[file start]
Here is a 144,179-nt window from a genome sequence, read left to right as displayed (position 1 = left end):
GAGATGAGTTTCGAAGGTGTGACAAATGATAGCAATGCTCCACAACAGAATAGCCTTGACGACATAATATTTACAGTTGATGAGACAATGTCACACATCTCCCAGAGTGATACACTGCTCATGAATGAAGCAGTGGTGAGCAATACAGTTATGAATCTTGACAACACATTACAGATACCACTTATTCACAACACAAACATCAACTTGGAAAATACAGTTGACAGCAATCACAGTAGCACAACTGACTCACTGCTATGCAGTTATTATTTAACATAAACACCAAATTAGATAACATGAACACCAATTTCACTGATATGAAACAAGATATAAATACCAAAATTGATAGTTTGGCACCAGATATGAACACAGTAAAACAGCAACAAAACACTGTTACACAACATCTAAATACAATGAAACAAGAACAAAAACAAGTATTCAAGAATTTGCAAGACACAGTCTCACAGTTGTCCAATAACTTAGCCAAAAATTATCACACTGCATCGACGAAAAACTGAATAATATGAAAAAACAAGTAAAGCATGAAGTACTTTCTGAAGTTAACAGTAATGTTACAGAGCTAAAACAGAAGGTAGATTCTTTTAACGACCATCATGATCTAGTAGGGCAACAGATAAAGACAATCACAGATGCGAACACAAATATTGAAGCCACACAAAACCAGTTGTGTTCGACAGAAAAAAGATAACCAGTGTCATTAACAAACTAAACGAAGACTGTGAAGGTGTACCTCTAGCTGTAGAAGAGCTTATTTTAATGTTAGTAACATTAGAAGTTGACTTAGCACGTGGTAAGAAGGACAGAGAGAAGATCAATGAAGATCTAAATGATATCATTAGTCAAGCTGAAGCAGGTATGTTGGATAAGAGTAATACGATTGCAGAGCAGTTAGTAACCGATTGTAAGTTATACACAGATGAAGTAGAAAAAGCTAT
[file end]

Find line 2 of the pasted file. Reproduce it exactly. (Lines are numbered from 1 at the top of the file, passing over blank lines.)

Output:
GAGATGAGTTTCGAAGGTGTGACAAATGATAGCAATGCTCCACAACAGAATAGCCTTGACGACATAATATTTACAGTTGATGAGACAATGTCACACATCTCCCAGAGTGATACACTGCTCATGAATGAAGCAGTGGTGAGCAATACAGTTATGAATCTTGACAACACATTACAGATACCACTTATTCACAACACAAACATCAACTTGGAAAATACAGTTGACAGCAATCACAGTAGCACAACTGACTCACTGCTATGCAGTTATTATTTAACATAAACACCAAATTAGATAACATGAACACCAATTTCACTGATATGAAACAAGATATAAATACCAAAATTGATAGTTTGGCACCAGATATGAACACAGTAAAACAGCAACAAAACACTGTTACACAACATCTAAATACAATGAAACAAGAACAAAAACAAGTATTCAAGAATTTGCAAGACACAGTCTCACAGTTGTCCAATAACTTAGCCAAAAATTATCACACTGCATCGACGAAAAACTGAATAATATGAAAAAACAAGTAAAGCATGAAGTACTTTCTGAAGTTAACAGTAATGTTACAGAGCTAAAACAGAAGGTAGATTCTTTTAACGACCATCATGATCTAGTAGGGCAACAGATAAAGACAATCACAGATGCGAACACAAATATTGAAGCCACACAAAACCAGTTGTGTTCGACAGAAAAAAGATAACCAGTGTCATTAACAAACTAAACGAAGACTGTGAAGGTGTACCTCTAGCTGTAGAAGAGCTTATTTTAATGTTAGTAACATTAGAAGTTGACTTAGCACGTGGTAAGAAGGACAGAGAGAAGATCAATGAAGATCTAAATGATATCATTAGTCAAGCTGAAGCAGGTATGTTGGATAAGAGTAATACGATTGCAGAGCAGTTAGTAACCGATTGTAAGTTATACACAGATGAAGTAGAAAAAGCTAT